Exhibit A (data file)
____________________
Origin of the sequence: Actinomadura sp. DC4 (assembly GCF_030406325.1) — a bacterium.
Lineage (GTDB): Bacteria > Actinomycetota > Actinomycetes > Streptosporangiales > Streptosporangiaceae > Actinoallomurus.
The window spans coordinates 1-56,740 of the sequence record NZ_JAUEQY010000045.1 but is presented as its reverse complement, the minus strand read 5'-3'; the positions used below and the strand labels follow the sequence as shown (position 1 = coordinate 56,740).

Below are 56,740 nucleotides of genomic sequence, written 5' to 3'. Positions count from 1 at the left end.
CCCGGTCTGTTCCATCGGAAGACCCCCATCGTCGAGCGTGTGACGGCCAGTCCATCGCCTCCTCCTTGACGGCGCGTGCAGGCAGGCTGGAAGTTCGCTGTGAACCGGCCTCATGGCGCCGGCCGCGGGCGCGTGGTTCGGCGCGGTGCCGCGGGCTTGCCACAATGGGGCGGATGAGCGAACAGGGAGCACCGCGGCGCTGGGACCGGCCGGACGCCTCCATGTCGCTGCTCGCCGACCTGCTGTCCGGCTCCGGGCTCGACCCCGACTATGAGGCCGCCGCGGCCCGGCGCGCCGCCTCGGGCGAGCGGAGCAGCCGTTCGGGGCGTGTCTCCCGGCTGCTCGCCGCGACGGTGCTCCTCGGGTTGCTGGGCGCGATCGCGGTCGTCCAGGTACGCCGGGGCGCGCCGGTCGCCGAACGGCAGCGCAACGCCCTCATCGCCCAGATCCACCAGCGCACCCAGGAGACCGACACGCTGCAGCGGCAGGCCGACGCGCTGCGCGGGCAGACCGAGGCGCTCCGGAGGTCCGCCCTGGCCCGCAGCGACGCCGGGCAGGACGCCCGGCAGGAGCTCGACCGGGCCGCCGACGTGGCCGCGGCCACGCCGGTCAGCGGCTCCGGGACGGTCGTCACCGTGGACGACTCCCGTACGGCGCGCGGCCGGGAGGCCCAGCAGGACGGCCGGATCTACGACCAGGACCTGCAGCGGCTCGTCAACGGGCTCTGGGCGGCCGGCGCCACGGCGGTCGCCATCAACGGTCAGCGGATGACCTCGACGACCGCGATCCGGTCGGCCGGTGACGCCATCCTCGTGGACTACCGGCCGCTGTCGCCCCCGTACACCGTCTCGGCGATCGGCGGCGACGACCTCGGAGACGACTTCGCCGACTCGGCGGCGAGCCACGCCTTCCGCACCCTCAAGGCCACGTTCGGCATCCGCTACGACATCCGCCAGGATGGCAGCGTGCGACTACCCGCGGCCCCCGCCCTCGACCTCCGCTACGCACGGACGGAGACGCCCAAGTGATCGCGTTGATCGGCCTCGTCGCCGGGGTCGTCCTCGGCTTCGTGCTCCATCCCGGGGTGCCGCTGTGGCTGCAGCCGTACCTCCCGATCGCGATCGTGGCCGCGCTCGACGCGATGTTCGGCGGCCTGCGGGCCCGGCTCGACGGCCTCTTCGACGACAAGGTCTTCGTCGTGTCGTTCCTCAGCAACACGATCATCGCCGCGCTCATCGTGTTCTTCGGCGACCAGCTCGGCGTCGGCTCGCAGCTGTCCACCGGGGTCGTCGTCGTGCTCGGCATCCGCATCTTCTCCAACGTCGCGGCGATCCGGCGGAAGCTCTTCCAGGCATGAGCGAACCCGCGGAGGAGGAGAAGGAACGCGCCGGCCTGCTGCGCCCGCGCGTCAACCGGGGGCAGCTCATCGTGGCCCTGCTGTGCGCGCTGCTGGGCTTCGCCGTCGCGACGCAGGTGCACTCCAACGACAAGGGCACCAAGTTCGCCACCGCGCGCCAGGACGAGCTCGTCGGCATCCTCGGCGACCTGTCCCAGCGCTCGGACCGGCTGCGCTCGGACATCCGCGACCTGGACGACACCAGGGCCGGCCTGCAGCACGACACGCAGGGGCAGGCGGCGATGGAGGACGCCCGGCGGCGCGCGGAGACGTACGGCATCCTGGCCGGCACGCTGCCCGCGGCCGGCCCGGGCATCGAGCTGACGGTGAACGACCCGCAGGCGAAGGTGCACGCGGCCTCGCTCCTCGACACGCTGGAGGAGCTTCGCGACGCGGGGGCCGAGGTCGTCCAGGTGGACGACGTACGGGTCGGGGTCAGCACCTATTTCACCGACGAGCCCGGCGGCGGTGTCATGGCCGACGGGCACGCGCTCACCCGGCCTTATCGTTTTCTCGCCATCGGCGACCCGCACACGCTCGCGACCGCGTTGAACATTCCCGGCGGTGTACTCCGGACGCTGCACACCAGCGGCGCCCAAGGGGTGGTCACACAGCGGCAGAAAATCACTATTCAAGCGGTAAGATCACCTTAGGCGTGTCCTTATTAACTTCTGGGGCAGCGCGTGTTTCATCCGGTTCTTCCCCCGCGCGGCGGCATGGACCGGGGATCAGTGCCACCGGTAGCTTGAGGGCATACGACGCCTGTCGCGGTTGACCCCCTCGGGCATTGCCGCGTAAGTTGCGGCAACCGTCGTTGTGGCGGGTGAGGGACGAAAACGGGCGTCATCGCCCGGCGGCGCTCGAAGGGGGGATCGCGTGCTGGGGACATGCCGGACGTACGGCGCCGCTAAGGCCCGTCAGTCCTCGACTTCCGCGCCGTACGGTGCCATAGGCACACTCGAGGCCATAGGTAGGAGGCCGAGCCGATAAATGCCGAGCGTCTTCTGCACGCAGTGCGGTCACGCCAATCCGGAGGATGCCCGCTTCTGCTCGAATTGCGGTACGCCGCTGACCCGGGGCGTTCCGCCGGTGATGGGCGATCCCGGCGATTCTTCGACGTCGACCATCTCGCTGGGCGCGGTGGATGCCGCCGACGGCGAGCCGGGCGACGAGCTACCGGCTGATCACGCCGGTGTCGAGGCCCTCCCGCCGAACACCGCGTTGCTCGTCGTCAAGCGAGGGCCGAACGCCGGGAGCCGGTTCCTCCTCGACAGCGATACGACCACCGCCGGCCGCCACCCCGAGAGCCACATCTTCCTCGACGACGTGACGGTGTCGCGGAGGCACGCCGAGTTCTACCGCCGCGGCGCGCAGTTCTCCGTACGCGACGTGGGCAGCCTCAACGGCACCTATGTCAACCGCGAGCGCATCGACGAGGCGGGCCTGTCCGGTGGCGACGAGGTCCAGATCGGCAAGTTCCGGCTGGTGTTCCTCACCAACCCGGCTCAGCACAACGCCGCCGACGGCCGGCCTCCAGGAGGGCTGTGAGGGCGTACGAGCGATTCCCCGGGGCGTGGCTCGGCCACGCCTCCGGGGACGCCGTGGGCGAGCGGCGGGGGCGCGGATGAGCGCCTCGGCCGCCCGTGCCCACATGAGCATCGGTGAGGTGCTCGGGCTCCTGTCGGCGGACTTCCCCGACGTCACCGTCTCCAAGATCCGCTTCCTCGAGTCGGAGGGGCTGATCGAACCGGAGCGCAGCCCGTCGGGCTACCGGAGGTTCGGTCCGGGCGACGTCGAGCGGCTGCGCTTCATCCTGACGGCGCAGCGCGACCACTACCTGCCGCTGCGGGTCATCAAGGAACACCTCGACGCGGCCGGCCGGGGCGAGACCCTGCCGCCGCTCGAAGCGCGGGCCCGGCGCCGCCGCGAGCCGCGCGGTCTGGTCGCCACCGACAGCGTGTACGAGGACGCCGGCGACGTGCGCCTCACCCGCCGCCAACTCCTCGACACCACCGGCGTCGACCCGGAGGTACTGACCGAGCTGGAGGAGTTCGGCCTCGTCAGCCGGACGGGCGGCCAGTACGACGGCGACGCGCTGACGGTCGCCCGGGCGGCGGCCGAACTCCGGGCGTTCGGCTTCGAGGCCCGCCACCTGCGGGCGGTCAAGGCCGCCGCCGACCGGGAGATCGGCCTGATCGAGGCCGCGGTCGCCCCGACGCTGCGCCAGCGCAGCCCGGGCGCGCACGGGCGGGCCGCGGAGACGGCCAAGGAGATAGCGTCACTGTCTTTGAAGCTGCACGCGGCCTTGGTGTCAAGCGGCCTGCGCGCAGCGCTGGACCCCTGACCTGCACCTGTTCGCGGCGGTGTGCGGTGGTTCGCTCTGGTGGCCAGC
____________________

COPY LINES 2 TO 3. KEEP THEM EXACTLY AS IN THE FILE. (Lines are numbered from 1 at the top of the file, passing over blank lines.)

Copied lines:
Lineage (GTDB): Bacteria > Actinomycetota > Actinomycetes > Streptosporangiales > Streptosporangiaceae > Actinoallomurus.
The window spans coordinates 1-56,740 of the sequence record NZ_JAUEQY010000045.1 but is presented as its reverse complement, the minus strand read 5'-3'; the positions used below and the strand labels follow the sequence as shown (position 1 = coordinate 56,740).